Friedrich Schleiermacher (1768–1834) was a German Protestant theologian and philosopher that is frequently called the "Father of Liberal Protestantism." Schleiermacher is arguably the most influential theologian after John Calvin and before Karl Barth, and his most influential books are On Religion: Speeches to its Cultural Despisers and his systematic theology, The Christian Faith. Schleiermacher assumed the philosophical conclusions of his day, especially of Hegel and Kant, and worked out his entire theological program based upon them. Perhaps Schleiermacher's most influential idea, is his definition of God as "a feeling of absolute dependence" that he formed from a Hegelian-esk triad of Knowing (thesis), Doing (anti-thesis) and Feeling (synthesis), and this emphasis on feeling places Schleiermacher into the Pietistic tradition.
Many Conservative Protestants today, especially within American Evangelicalism, regularly define themselves in reactionary opposition to Liberal Protestantism, by asserting they posses a modernistic certainly in their knowledge of God that is guaranteed by the Bible and rationalism (the Knowing thesis alone), and they are quick to label Liberal Protestantism as outside the bounds of orthodox Christianity. In a country that highly values "Liberty" and "Freedom", it is extremely odd to hear American Evangelicals label anyone a "liberal" (as if that was the worst term that they could name-call someone) who says anything sounding like Liberal Protestantism. And there are many voices that are quick to label anyone who identifies with Liberal Protestantism as apostates, false teachers, heretics, deniers of the faith, dangerous, and other colorful phrases. (As you may guess, I'm not a fan of divisive Christians in any tradition).
As the so-called "Father of Liberal Protestantism", many have declared that Schleiermacher was not a real Christian. And if you disagree, or if you can even 'schleiermacher' then you are already liberal as well! Surprisingly, Schleiermacher's greatest opponent was also his proponent. Karl Barth is frequently described as the person who answered the problems that Schleiermacher raised, and Barth answered Schleiermacher by going through Schleiermacher's theology rather than around it (like Conservative Protestants). Barth deeply disagreed with Schleiermacher's theology, yet Barth highly respected Schleiermacher at the same time.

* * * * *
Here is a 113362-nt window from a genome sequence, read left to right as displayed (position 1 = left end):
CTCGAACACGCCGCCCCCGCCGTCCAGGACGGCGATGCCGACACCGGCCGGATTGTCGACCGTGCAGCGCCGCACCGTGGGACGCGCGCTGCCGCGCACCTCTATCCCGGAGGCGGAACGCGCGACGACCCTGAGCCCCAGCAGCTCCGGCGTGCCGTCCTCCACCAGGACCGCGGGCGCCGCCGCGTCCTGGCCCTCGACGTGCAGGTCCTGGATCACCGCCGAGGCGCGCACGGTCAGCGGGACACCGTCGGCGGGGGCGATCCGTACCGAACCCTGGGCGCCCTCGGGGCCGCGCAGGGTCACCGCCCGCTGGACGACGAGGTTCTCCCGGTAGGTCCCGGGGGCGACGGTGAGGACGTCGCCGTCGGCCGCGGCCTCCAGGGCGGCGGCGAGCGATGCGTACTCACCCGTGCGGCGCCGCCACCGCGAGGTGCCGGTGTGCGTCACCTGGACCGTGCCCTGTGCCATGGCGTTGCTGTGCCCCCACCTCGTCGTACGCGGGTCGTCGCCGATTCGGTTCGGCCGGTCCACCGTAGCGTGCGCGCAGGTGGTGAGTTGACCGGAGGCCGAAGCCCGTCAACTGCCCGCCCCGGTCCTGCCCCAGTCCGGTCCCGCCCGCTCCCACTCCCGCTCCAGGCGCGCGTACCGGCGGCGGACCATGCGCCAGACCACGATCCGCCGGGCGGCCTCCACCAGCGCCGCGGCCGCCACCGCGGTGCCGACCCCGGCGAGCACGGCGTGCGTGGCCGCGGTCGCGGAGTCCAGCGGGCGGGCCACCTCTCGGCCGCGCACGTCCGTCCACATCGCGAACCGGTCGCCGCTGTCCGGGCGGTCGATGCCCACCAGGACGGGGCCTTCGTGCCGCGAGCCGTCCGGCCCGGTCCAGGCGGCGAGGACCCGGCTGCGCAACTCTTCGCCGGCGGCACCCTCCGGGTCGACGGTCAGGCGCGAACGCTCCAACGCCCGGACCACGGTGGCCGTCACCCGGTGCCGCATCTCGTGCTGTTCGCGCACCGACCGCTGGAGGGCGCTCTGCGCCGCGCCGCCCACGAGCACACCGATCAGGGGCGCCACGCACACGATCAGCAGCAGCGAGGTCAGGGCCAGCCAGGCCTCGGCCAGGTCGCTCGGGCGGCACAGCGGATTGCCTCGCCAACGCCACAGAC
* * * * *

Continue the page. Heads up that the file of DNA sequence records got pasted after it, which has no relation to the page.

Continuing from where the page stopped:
In Karl Barth's 19th Century Protestant Theology, he includes a long essay on Friedrich Schleiermacher, in which Barth expresses his admiration of Schleiermacher, and appeals to Schleiermacher's death bed experience, to assert that Schleiermacher was truly a Christian theologian. Schleiermacher's last meal with the Lord's Supper, which he celebrated on his death bed with his family. Schleiermacher substituted water for wine in the Eucharist, partly because his doctor had forbid him from drinking wine. The question is frequently raised whether this last meal was truly the Lord's Supper, because of this substitution (again this is an odd protest by American Evangelicals who frequently substitute grape juice or rarely ever celebrate the Eucharist at all). Karl Barth defends Schleiermacher by reminding us, that it was Schleiermacher's last wish, and last meal, to celebrate the Lord's Supper (and this is more noble request than most self-proclaimed 'real' Christians seek on their death beds). So Barth argues, based on this last meal of Schleiermacher, we may know that Schleiermacher is truly our brother in Christian.
Karl Barth describes Schleiermacher's last meal as follows:
Schleiermacher, as we know, on his death-bed celebrated Holy Communion with his family: with water instead of wine, which the doctor had forbidden him to drink, and recalling that Christ, in blessing wine, had also blessed water. It can be asked whether the water in the wine was blessed in order that in the last resort it could take the place of wine, or whether it all ceases to be the Lord's Supper when the one is exchanged for the other in this way. But there can be no doubt of the fact that Schleiermacher wanted to celebrate the Holy Communion. He wanted in his Christology, whose content might perhaps be compared with the water, to proclaim Christ. And the fervour with which he did it, as a dogmatician and preacher, is also beyond all doubt in the minds of all who know him. If anyone was most deeply in earnst in this matter then it was Schleiermacher. That cannot of course be regarded as the last word upon the subject; the theological question of truth must remain open here as everywhere, even in the face of the greatest personal sincerity, which cannot be overlooked, just as we must bear in mind the other indications. Ultimately we can only believe that Schleiermacher, too, was a Christian theologian; that, I repeat, is something he has in common with Luther and Calvin and (lest it be forgotten!), upon the lower plane, with all of us. 
Related: Death, Eurchasist, Friedrich Schleiermacher, Karl Barth, lord's supper, Protestant Theology in the Nineteenth Century: Its Background and History